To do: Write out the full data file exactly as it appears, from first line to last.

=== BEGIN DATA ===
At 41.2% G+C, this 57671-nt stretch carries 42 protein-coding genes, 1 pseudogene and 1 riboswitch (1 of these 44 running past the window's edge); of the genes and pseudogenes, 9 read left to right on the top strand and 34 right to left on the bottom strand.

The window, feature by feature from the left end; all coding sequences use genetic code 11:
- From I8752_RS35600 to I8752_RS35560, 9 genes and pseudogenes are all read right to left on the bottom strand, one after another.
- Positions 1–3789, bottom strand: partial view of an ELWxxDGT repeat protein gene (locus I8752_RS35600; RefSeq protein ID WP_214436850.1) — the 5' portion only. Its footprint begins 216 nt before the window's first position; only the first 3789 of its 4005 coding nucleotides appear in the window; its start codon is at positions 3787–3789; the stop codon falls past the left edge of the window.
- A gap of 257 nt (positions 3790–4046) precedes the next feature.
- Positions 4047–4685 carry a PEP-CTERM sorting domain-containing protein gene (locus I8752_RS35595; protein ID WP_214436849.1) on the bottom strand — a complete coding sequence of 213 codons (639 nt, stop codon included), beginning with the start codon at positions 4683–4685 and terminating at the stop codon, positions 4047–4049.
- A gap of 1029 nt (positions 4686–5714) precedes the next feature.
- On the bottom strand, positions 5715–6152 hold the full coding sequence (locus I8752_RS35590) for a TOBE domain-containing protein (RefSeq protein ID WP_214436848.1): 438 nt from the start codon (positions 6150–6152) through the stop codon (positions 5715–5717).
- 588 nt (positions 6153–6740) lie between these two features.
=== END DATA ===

At 41.2% G+C, this 57671-nt stretch carries 42 protein-coding genes, 1 pseudogene and 1 riboswitch (1 of these 44 running past the window's edge); of the genes and pseudogenes, 9 read left to right on the top strand and 34 right to left on the bottom strand.

The window, feature by feature from the left end; all coding sequences use genetic code 11:
- From I8752_RS35600 to I8752_RS35560, 9 genes and pseudogenes are all read right to left on the bottom strand, one after another.
- Positions 1–3789, bottom strand: partial view of an ELWxxDGT repeat protein gene (locus I8752_RS35600; RefSeq protein ID WP_214436850.1) — the 5' portion only. Its footprint begins 216 nt before the window's first position; only the first 3789 of its 4005 coding nucleotides appear in the window; its start codon is at positions 3787–3789; the stop codon falls past the left edge of the window.
- A gap of 257 nt (positions 3790–4046) precedes the next feature.
- Positions 4047–4685 carry a PEP-CTERM sorting domain-containing protein gene (locus I8752_RS35595; protein ID WP_214436849.1) on the bottom strand — a complete coding sequence of 213 codons (639 nt, stop codon included), beginning with the start codon at positions 4683–4685 and terminating at the stop codon, positions 4047–4049.
- A gap of 1029 nt (positions 4686–5714) precedes the next feature.
- On the bottom strand, positions 5715–6152 hold the full coding sequence (locus I8752_RS35590) for a TOBE domain-containing protein (RefSeq protein ID WP_214436848.1): 438 nt from the start codon (positions 6150–6152) through the stop codon (positions 5715–5717).
- 588 nt (positions 6153–6740) lie between these two features.